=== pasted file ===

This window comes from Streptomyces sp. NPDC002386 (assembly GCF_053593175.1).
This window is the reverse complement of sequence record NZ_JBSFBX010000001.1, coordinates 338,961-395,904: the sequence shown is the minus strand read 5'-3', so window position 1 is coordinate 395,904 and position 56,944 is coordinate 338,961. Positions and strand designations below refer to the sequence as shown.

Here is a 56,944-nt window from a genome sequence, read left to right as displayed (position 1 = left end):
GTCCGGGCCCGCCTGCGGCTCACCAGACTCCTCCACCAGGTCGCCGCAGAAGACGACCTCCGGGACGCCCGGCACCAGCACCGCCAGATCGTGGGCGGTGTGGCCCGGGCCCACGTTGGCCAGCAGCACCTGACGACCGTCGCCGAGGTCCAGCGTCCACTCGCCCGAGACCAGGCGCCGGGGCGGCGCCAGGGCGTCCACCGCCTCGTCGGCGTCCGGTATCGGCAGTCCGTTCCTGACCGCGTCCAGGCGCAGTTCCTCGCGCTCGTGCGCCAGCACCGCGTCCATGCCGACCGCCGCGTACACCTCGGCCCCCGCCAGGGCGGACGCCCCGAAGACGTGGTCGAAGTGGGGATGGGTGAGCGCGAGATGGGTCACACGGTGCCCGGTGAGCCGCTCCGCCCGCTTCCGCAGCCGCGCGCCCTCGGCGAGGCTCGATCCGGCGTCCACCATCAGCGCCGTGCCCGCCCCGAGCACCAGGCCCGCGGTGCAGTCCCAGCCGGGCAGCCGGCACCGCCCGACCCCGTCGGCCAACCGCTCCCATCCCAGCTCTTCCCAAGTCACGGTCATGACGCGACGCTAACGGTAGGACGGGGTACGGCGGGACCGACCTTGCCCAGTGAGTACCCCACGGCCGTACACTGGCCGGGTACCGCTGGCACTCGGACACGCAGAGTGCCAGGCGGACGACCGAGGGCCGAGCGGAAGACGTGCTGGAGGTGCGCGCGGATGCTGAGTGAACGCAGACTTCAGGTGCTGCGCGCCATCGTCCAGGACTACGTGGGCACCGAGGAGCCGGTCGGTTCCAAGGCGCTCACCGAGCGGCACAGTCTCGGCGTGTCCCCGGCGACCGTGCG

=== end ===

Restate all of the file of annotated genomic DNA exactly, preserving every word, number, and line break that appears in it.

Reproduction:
This window comes from Streptomyces sp. NPDC002386 (assembly GCF_053593175.1).
This window is the reverse complement of sequence record NZ_JBSFBX010000001.1, coordinates 338,961-395,904: the sequence shown is the minus strand read 5'-3', so window position 1 is coordinate 395,904 and position 56,944 is coordinate 338,961. Positions and strand designations below refer to the sequence as shown.

Here is a 56,944-nt window from a genome sequence, read left to right as displayed (position 1 = left end):
GTCCGGGCCCGCCTGCGGCTCACCAGACTCCTCCACCAGGTCGCCGCAGAAGACGACCTCCGGGACGCCCGGCACCAGCACCGCCAGATCGTGGGCGGTGTGGCCCGGGCCCACGTTGGCCAGCAGCACCTGACGACCGTCGCCGAGGTCCAGCGTCCACTCGCCCGAGACCAGGCGCCGGGGCGGCGCCAGGGCGTCCACCGCCTCGTCGGCGTCCGGTATCGGCAGTCCGTTCCTGACCGCGTCCAGGCGCAGTTCCTCGCGCTCGTGCGCCAGCACCGCGTCCATGCCGACCGCCGCGTACACCTCGGCCCCCGCCAGGGCGGACGCCCCGAAGACGTGGTCGAAGTGGGGATGGGTGAGCGCGAGATGGGTCACACGGTGCCCGGTGAGCCGCTCCGCCCGCTTCCGCAGCCGCGCGCCCTCGGCGAGGCTCGATCCGGCGTCCACCATCAGCGCCGTGCCCGCCCCGAGCACCAGGCCCGCGGTGCAGTCCCAGCCGGGCAGCCGGCACCGCCCGACCCCGTCGGCCAACCGCTCCCATCCCAGCTCTTCCCAAGTCACGGTCATGACGCGACGCTAACGGTAGGACGGGGTACGGCGGGACCGACCTTGCCCAGTGAGTACCCCACGGCCGTACACTGGCCGGGTACCGCTGGCACTCGGACACGCAGAGTGCCAGGCGGACGACCGAGGGCCGAGCGGAAGACGTGCTGGAGGTGCGCGCGGATGCTGAGTGAACGCAGACTTCAGGTGCTGCGCGCCATCGTCCAGGACTACGTGGGCACCGAGGAGCCGGTCGGTTCCAAGGCGCTCACCGAGCGGCACAGTCTCGGCGTGTCCCCGGCGACCGTGCG